Global Mapper v25.0

Exported PNG map tiles always contain resampling artifacts

Boyd
Boyd Global Mapper UserTrusted User

I have several applications where data is encoded as RGB values in PNG map tiles, so when I export OSM tiles from source TIFF files, it's essential that they are color accurate. However, I'm finding it next to impossible to accomplish this in GlobalMapper 23.

When I export TIFF files, I use No Resampling (Nearest Neighbor) which ensures this kind of problem can't happen. But there is no resampling option in the Export Web Format dialog. I had hoped it would respect the resampling option I set the Export Raster Imagery dialog, but that doesn't seem to be the case.

Here's an example, shown in Photoshop and zoomed 3200% so you can see the individual pixels. The problem only appears in areas of high contrast. For example, in the TIFF file there are pixels with RGB values of (1,139,255) next to pixels with values of (1,140,0). The exported PNG map tiles contain a pixel with RGB values of (1,139,117) between the original pixels. This creates a big problem in my app when decoding RGB values in these tiles.

Is there some workflow that allows creation of PNG map tiles with no resampling (nearest neighbor)? The source TIFF file was created at a resolution of 1.2 meters with Web Mercator projection and the tiles were exported at Level 17. I am NOT using the option to create 8-bit pallete files.


Comments

  • Boyd
    Boyd Global Mapper User Trusted User

    I just tried a new idea and so far it seems to be working but I need to test farther. Anyway, I re-exported my source TIFF file at 1.194328566955879 meters/pixel (this is the the exact resolution of zoom level 17 as defined in the Web Mercator projection I'm using). I think this prevents resampling because the source file is already at the correct resolution for level 17 tiles.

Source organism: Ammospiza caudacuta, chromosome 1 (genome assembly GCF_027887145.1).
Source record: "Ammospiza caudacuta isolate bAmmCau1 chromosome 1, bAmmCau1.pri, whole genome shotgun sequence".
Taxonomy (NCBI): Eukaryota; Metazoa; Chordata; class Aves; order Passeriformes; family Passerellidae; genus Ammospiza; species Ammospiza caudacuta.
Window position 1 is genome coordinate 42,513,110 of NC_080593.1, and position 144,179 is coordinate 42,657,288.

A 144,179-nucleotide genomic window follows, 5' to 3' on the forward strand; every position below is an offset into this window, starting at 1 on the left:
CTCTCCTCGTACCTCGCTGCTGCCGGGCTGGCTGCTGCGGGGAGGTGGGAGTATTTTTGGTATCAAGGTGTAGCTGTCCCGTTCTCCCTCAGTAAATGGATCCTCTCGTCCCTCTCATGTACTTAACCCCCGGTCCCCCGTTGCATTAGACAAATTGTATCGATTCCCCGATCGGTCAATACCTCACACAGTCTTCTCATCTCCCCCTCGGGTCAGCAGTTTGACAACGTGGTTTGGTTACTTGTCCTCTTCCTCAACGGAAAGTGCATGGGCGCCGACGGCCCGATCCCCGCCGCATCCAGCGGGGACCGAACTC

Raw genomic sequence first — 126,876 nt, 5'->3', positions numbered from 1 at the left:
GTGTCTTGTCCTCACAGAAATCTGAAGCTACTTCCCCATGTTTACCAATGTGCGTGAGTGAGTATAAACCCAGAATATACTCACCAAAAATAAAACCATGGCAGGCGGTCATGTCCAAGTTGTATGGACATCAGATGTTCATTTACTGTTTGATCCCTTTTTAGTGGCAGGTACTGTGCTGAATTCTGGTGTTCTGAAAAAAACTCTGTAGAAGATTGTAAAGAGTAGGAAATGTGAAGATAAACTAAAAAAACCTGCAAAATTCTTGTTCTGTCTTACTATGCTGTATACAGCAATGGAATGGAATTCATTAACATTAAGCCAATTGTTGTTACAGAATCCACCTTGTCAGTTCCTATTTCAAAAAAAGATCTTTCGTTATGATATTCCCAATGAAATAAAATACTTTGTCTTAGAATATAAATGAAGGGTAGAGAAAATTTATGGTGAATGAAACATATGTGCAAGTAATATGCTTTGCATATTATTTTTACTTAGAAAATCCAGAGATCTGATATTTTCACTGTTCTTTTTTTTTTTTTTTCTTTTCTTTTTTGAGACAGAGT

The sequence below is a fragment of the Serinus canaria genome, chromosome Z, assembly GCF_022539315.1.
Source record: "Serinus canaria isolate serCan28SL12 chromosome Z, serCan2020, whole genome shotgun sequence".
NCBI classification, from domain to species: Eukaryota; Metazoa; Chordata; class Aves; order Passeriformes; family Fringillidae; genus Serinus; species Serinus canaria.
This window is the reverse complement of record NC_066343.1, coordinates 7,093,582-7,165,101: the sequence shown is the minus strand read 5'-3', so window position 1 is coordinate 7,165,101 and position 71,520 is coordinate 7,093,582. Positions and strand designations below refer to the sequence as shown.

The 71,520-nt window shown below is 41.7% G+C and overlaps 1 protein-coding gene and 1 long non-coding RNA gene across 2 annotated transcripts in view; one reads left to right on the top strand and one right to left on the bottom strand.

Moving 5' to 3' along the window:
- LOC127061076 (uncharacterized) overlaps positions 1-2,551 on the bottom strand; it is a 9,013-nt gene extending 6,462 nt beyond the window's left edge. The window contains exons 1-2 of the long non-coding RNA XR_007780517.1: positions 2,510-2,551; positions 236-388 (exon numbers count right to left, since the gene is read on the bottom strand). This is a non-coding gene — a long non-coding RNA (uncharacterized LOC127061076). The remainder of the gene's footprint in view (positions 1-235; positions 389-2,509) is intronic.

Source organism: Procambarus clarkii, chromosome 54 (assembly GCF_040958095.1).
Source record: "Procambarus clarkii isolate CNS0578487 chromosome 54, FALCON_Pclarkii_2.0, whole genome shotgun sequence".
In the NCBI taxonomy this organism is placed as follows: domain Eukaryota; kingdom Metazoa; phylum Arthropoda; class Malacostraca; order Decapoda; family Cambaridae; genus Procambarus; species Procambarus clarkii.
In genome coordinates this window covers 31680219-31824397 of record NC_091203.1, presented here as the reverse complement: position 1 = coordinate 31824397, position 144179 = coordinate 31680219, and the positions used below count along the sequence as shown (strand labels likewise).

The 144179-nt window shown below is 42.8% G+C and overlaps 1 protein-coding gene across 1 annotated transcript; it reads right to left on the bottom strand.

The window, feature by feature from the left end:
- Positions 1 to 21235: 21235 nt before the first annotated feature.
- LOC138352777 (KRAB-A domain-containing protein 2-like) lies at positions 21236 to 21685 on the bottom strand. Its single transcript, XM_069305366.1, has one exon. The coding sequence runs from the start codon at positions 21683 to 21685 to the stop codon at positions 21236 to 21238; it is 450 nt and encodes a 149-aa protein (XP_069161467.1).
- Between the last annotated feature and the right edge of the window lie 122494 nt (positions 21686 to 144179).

Would still be nice if there was a way to specify no resampling in the PNG tile export dialog however.

  • Boyd
    Boyd Global Mapper User Trusted User

    Just a follow-up, in case it helps somebody else later. Have spent the past week and a half re-processing my entire US Mid-Atlantic DEM dataset. After crunching 1.7 terabytes of source files into 9 million 256x256 PNG tiles (169 gigabytes) at zoom levels 6 through 17, I can confirm that the technique above works. Re-sampling does not occur (and no artifacts are created) if the resolution of the source file exactly matches the calculated resolution of the zoom level. The resolutions I used for each zoom level are shown at the end of this post. I don't know how many decimal places are actually needed to prevent re-sampling, so I just copied/pasted these full values. Also note that for this to work, you need to create a separate file at the correct resolution and process each zoom level separately instead of letting Globalmapper create a whole series of zoom levels from a single file.

    Here's an example of how I use RGB-encoded elevation in map tiles on my site (it's free with no registration or ads)

    boydsmaps.com/#16.32/41.388337/-73.176463/mbx3dmidatl/-43.80/71.60


    Click the button with the blue cube to export the DEM data to my new 3d terrain viewer for more control over the rendering of the 3d imagery. Both of these apps depend on being able to accurately encode elevation as RGB values in PNG map tiles without any re-sampling artifacts.

    boydsmaps.com/terra/#41.388337/-73.176463/1395/1303/1408/0/74/0/1000/600/-1000/45/3/3d/shader20/0/0/z17

    _________________________________

    zoom meters/pixel

     0   156543.03392804097

     1  78271.51696402048

     2   39135.75848201024

     3   19567.87924100512

     4   9783.93962050256

     5   4891.96981025128

     6   2445.98490512564

     7   1222.99245256282

     8   611.49622628141

     9   305.748113140705

    10   152.8740565703525

    11   76.43702828517625

    12   38.21851414258813

    13   19.109257071294063

    14   9.554628535647032

    15   4.777314267823516

    16   2.388657133911758

    17   1.194328566955879

    18   0.5971642834779395

    19   0.29858214173896974

    20   0.14929107086948487